It is a new clinical technique for coronaviruses, using the pulmonary proteoliposomes. The technique is a possible therapy to reduce total viral load in the lungs and to help the immune system prevent infection effectively. SARS-CoV-2 (Severe Acute Respiratory Syndrome Coronavirus 2), the most recent virus in the family of coronaviridae, has been shown to cause COVID-19 syndrome (Coronavirus Disease-2019). SARS-CoV-2 invades mostly alveolar epithelial cells, leading to acute respiratory distress syndrome that can destroy infected patients. In an effort to address those problems, scientists are suggesting another approach to reduce the infection propagation, providing the infectious virus to a synthetic cell-surface rival. Viruses like coronaviruses invade cells on their viral surfaces by specialised proteins and hook them to a particular host membrane receptor. The binding of viral S(spike) protein to the ACE2 receiver causes SARS-CoV-2 infection, allowing the entry of viral RNA into the cells. The use of protocells, such as ‘pulmonary proteoliposomes’ as rivals, can distract viruses in this approach.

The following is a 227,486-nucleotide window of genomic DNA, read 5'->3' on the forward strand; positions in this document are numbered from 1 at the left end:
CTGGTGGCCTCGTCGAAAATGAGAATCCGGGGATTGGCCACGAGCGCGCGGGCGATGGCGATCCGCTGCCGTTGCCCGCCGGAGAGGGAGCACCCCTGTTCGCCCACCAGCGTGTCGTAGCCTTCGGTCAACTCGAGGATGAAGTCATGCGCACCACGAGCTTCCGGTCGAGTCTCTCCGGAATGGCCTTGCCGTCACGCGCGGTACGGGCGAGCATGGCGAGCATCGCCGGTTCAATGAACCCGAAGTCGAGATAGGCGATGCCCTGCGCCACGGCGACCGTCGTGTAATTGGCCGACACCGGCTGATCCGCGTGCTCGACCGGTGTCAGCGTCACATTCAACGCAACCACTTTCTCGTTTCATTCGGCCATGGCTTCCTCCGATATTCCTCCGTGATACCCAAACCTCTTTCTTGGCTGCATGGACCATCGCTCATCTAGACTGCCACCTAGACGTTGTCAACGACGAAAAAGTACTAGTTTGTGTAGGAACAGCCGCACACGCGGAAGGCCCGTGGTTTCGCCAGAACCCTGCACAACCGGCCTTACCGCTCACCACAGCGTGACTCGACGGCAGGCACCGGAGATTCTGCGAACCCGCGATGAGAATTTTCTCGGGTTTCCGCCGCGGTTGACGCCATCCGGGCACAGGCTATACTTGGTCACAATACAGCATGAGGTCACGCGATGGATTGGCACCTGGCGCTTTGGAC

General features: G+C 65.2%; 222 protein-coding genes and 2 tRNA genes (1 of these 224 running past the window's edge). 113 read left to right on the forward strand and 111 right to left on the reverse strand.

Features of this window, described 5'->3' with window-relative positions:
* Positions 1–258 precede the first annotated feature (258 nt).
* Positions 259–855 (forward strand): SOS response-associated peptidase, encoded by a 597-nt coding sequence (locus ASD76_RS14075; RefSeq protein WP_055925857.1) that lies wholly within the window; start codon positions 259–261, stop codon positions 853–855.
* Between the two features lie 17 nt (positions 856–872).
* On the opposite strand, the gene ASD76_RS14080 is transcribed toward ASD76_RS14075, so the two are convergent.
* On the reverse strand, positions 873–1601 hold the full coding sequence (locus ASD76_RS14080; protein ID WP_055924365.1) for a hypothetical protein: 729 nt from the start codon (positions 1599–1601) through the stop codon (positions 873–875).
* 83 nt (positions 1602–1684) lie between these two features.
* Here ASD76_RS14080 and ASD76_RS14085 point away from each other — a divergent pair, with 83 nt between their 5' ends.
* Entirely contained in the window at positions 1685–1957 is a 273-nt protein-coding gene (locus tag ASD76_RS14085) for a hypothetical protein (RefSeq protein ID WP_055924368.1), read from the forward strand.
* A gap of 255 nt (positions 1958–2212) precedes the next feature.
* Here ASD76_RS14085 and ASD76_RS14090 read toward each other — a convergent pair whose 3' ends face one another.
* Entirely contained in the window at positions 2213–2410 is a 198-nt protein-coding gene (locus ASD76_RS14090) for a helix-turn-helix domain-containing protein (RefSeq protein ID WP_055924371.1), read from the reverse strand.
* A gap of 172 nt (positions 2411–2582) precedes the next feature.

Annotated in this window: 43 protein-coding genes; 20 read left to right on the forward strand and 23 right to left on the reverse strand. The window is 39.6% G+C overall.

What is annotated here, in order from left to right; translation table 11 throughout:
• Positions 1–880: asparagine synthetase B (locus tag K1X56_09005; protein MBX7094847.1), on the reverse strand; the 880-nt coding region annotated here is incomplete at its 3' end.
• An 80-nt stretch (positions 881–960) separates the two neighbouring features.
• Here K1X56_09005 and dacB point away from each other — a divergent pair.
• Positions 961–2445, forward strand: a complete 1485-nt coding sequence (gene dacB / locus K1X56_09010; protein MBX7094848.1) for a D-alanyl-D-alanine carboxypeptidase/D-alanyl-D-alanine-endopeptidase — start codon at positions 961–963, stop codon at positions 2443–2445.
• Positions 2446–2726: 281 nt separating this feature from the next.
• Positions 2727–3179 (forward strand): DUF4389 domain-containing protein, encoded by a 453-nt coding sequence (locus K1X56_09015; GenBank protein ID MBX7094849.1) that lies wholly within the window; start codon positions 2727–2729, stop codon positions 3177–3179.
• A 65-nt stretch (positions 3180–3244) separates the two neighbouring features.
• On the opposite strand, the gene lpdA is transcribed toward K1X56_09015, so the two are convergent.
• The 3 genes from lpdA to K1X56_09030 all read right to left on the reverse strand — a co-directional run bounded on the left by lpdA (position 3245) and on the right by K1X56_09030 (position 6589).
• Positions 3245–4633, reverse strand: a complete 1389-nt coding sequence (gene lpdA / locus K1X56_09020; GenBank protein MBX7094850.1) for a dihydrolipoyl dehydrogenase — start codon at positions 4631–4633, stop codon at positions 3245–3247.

The fusion of ACE2 and Liposomes is a complex. Liposomal vesicles are noted for their possible role as drug carriers to the target tissue; several trials have shown their protection for inhaling pulmonary molecules. Proteoliposomes from phospholipids and glycoproteins are extremely similarly used for the baiting and inactivation of coronaviruses in human pulmonary cell membranes.
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